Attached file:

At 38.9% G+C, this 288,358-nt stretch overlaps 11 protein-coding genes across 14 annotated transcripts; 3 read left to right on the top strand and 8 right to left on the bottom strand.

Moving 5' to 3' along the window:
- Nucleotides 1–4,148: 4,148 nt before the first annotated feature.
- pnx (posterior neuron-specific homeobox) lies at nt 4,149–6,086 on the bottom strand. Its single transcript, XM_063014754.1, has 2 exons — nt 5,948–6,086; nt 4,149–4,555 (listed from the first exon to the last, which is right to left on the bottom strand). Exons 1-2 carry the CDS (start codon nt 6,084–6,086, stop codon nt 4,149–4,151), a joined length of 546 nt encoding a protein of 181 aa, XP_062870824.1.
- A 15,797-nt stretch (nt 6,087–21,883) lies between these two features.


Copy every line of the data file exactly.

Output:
At 38.9% G+C, this 288,358-nt stretch overlaps 11 protein-coding genes across 14 annotated transcripts; 3 read left to right on the top strand and 8 right to left on the bottom strand.

Moving 5' to 3' along the window:
- Nucleotides 1–4,148: 4,148 nt before the first annotated feature.
- pnx (posterior neuron-specific homeobox) lies at nt 4,149–6,086 on the bottom strand. Its single transcript, XM_063014754.1, has 2 exons — nt 5,948–6,086; nt 4,149–4,555 (listed from the first exon to the last, which is right to left on the bottom strand). Exons 1-2 carry the CDS (start codon nt 6,084–6,086, stop codon nt 4,149–4,151), a joined length of 546 nt encoding a protein of 181 aa, XP_062870824.1.
- A 15,797-nt stretch (nt 6,087–21,883) lies between these two features.